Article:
Anyone who watched The Daily Show several years back might remember that Jon Stewart held a half-hour pay-per-view debate with longtime adversary Bill O’Reilly. It was the debate where Jon Stewart coined the term “bullshit mountain” as a takedown of the way O’Reilly constructs narratives to justify his points of view.
I watched the debate between Stewart and O’Reilly and by the time I got to the end, I couldn’t help but wonder what the point of it was. I didn’t feel like anything of substance came from the debate besides a couple of funny lines from Stewart (like “bullshit mountain”). It was just a longer form of the same old debates Stewart and O’Reilly have on each other shows all the time, except now they were asking for money to watch it (I thankfully found an upload on YouTube to watch for free). The debate wasn’t about enlightening the audience in understanding differing perspectives of points of view. All the audience was there for was to rally behind whatever side they already supported. The whole spectacle was more comparable to watching a Dallas Cowboys/Philadelphia Eagles game than a robust, intellectually stimulating debate.
Continue reading “OFF-TOPIC: The Great Debate That Will Never Take Place”
Earlier this week, Jon Stewart made his departure from The Daily Show after 16 monumental years as its host. During his tenure on The Daily Show, Jon Stewart earned the reputation as “The Most Trusted Man in News” despite being, by his own admission, “just a comedian”. The only other person I can think of that had been bestowed that honor was Walter Cronkite, who was most certainly an actual journalist. So how in the world does a man that made dick jokes on a nightly basis earn such a high honorific over actual journalists? Stewart came to become the face of the generational shift of how the public gets its news and learns about issues. Since the days of Walter Cronkite, 24-hour news channels came into development, the country’s economic model shifted, the FCC got deregulated, and our ways of accessing media became more disconnected. This turned our traditional news media into this.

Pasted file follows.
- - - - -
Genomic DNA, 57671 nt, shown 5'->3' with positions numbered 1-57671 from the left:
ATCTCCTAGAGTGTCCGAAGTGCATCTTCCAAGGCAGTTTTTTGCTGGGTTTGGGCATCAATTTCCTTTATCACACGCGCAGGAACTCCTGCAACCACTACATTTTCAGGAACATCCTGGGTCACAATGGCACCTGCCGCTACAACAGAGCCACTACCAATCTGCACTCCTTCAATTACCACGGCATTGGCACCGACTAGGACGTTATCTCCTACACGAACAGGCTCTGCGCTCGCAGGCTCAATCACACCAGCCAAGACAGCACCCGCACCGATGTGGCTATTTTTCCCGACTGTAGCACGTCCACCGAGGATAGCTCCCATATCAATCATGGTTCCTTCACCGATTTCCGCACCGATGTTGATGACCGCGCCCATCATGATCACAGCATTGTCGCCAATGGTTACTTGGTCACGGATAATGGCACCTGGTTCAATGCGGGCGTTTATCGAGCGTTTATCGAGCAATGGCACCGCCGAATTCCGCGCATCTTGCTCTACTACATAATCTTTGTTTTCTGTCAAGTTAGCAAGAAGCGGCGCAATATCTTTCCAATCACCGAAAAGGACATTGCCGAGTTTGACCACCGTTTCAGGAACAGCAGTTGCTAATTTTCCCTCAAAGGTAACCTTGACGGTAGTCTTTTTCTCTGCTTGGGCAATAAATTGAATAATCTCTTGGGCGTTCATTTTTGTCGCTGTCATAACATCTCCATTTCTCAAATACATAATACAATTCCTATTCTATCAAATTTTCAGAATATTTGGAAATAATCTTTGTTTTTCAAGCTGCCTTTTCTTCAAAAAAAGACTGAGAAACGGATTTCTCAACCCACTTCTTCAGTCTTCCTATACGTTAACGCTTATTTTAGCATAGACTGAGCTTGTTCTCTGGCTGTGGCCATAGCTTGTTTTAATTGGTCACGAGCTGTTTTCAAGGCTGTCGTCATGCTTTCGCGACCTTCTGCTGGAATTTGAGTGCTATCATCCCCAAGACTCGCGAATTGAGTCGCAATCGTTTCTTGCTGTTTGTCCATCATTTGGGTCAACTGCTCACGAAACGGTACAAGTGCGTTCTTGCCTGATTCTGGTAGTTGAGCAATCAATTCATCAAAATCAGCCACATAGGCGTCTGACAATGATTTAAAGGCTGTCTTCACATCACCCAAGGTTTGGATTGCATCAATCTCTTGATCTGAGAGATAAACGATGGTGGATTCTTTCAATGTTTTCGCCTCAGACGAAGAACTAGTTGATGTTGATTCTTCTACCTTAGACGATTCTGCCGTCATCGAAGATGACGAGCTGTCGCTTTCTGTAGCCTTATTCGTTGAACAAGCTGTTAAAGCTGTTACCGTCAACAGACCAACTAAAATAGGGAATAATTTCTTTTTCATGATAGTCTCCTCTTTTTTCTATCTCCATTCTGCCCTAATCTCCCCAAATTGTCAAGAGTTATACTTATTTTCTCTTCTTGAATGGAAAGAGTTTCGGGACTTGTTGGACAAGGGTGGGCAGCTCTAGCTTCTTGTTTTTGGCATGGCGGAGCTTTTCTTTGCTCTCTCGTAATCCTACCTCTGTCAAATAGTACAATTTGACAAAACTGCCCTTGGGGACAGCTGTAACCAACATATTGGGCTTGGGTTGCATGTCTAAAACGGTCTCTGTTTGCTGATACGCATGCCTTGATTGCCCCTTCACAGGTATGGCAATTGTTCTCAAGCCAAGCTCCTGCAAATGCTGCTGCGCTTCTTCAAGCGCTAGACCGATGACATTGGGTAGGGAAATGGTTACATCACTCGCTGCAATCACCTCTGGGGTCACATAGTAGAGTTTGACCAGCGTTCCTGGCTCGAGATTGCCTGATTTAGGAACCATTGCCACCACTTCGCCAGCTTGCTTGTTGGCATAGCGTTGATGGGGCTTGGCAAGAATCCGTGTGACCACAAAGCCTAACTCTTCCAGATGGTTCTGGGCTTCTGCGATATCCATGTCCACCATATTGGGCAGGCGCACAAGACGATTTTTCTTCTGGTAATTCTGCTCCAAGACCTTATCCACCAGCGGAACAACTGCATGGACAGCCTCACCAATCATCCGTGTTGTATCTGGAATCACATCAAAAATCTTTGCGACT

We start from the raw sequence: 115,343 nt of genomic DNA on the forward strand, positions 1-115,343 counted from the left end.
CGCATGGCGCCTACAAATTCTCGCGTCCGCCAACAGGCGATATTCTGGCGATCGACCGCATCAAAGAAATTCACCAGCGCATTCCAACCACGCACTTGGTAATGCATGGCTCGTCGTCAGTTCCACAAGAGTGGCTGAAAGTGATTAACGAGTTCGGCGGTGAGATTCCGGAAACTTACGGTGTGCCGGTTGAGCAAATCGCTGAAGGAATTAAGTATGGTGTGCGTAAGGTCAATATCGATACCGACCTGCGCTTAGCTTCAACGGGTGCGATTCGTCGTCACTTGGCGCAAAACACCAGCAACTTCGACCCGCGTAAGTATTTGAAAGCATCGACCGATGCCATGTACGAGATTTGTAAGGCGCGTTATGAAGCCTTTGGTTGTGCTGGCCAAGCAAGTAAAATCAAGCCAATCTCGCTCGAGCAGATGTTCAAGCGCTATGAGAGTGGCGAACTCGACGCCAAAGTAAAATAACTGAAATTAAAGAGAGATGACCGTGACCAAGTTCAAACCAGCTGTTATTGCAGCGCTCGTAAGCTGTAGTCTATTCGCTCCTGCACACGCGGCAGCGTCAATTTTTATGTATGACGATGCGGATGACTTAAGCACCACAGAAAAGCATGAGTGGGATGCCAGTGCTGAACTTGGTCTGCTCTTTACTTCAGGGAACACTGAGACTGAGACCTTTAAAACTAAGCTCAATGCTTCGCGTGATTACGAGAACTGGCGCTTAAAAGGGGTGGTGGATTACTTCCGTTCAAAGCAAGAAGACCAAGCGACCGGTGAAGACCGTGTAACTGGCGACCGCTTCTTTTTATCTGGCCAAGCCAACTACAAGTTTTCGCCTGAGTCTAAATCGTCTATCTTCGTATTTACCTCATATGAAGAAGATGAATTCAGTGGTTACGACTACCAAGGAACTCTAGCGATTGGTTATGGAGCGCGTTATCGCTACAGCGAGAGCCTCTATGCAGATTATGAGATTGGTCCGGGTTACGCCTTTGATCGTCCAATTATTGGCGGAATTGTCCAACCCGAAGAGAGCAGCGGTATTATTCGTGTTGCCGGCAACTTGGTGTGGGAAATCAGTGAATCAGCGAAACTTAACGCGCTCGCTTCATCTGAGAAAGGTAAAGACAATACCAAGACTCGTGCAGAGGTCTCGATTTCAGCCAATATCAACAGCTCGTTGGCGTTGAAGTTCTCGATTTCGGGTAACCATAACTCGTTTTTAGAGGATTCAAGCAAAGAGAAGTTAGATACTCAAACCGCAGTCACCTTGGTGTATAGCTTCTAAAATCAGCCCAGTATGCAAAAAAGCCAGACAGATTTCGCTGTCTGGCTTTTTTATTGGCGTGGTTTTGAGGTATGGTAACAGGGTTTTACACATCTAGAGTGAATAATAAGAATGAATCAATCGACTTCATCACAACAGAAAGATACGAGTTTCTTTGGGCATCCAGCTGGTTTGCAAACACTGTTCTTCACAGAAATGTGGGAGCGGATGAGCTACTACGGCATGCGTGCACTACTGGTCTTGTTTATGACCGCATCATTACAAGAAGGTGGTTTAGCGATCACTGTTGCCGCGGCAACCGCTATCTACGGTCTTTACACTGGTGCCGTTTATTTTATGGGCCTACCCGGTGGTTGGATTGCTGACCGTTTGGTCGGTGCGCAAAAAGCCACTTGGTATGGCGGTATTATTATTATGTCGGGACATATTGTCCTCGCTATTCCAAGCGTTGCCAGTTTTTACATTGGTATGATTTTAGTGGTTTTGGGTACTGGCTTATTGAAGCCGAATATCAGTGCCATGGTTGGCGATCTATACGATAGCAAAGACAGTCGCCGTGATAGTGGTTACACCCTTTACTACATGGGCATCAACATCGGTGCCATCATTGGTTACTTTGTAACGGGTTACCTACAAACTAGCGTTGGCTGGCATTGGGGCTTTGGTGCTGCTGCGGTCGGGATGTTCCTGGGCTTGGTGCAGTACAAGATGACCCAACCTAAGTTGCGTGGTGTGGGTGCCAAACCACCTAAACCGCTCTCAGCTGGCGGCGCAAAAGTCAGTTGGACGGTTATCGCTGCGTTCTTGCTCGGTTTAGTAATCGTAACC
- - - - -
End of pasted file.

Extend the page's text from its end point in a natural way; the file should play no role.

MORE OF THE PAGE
Comedians tend to pride themselves as being the ones to tell the masses that the emperor is wearing no clothes, so I suppose it would have been inevitable for someone who identified as a comedian to be the one to tell it like it really is. And Jon Stewart took on the role as the leading liaison through all the fog in the dystopic worlds of George W. Bush and Barack Obama.
I sit comfortably in the demographic that The Daily Show had the most viewers of. Like millions of others, I started watching it during my freshman year of college and absolutely played a role in the development in my own political ideology throughout my college years.
Continue reading “OFF-TOPIC: Jon Stewart – A Retrospective”